Bombshell starring Charlize Theron, Nicole Kidman and Margot Robbie tells the true story of Megyn Kelly (Theron), Gretchen Carlson (Kidman) and other female Fox News employees and the allegations that led to Roger Ailes’ (John Lithgow) resignation.
According to Indie Wire, in order to tell the true story, director Jay Roach interviewed a number of people involved in the scandal.
Speaking at a Q&A after the first early screening of Bombshell, Roach said, “We had an obligation to really capture it authentically.”
“One of the things I have done in my other contemporary history films is go deep into actually interviewing real people, not just for authenticity … but also in details you get.”
As a result of these interviews, he and writer Charles Randolph were able to create fictional character Kayla Pospisil, a Fox News newcomer played by Robbie who is exploited by Ailes.
The interviews with former Fox News employees found that Ailes would often ask for the female journalists to “stand up and give me a twirl”, something he would claim was appropriate as they’d be appearing on “a visual medium”.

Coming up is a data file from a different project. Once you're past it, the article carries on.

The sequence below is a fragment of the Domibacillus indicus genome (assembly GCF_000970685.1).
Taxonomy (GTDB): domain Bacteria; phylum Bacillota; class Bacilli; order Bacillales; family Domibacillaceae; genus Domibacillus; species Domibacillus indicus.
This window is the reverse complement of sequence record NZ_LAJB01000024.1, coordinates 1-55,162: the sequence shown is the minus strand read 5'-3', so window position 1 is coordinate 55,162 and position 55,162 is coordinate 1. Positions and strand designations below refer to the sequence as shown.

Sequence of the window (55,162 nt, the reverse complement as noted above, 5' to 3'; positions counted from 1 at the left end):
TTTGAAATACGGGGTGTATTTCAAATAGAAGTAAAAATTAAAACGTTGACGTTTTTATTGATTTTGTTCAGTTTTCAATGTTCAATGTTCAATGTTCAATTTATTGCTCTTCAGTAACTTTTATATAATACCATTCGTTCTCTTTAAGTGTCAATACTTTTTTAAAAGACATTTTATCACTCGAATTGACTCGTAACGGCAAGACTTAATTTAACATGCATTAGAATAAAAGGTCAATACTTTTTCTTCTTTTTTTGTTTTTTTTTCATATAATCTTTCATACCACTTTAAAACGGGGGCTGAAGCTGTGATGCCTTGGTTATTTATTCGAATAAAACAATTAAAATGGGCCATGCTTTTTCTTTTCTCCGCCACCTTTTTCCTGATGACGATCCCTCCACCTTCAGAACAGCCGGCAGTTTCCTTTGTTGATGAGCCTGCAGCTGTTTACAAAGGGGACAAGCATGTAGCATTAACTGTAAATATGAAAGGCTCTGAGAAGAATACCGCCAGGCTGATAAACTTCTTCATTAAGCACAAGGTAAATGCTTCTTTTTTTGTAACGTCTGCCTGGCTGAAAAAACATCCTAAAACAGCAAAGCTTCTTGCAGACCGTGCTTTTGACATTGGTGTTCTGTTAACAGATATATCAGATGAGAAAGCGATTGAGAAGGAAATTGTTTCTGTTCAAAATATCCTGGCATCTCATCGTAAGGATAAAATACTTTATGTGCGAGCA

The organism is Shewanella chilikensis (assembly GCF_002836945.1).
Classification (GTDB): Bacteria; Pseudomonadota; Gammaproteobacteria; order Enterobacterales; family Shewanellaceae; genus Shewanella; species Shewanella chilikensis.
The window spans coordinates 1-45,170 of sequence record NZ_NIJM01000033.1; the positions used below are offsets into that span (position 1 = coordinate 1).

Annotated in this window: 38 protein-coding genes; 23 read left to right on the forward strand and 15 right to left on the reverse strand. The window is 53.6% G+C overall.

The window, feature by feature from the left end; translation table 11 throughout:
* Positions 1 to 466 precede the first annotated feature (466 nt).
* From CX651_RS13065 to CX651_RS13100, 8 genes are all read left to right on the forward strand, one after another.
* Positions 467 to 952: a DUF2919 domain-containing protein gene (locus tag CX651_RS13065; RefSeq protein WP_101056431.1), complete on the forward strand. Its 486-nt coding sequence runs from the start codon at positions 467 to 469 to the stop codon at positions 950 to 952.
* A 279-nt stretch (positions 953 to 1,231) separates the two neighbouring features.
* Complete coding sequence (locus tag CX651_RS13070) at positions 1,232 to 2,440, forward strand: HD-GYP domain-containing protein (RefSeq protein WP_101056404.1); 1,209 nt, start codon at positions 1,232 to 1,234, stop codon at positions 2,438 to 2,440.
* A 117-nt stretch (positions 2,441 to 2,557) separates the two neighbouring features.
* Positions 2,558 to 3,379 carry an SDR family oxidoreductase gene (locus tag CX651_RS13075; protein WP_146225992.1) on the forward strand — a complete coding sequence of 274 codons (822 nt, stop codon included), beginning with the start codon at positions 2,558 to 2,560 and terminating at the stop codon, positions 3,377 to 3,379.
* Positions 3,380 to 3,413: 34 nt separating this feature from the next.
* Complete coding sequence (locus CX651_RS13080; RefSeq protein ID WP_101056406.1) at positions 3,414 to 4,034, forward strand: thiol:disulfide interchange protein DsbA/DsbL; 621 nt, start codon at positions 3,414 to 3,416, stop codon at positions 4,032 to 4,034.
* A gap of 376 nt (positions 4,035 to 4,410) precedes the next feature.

In the film, this ends with Kayla being forced to lift up her dress more and more as a heavily breathing Ailes instructs her to until her underwear is exposed.
Kayla might not exist, but her experiences certainly reflect those of the people who were interviewed by Roach and Randolph. By sharing these details with the filmmakers, some of them were violating non-disclosure agreements, which is why Roach is keeping tight-lipped about who he spoke to.
“We’re not revealing the people we talk to. We’re trying to protect them,” Roach said. “We had heard that the Murdochs were responsible for giving Megyn the names of the women who had reported over the decades… we talked to some real people. What really happened was it was the weather lady who was still working at Fox when we started the movie and was undercover, almost like a whistleblower. But [Janice Dean] slipped the names to Megyn and Megyn did help get them to come forward.”
No doubt it must have been really tough for those women to share their stories if it involved violated their NDAs.
Robbie also spoke about how real Kayla felt to her despite not actually being a real person, “Usually, it starts with the character, but for this one it started with the script. It started with the content and the messaging and what the film was trying to achieve that I appreciated so much and knew I wanted to be a part of,” she said.
“I never expected to go on such a journey with [Kayla]. She’s so incredibly real to me… It was an incredible privilege to get to tell those women’s story through her.”
Bombshell is set for release in January 2020.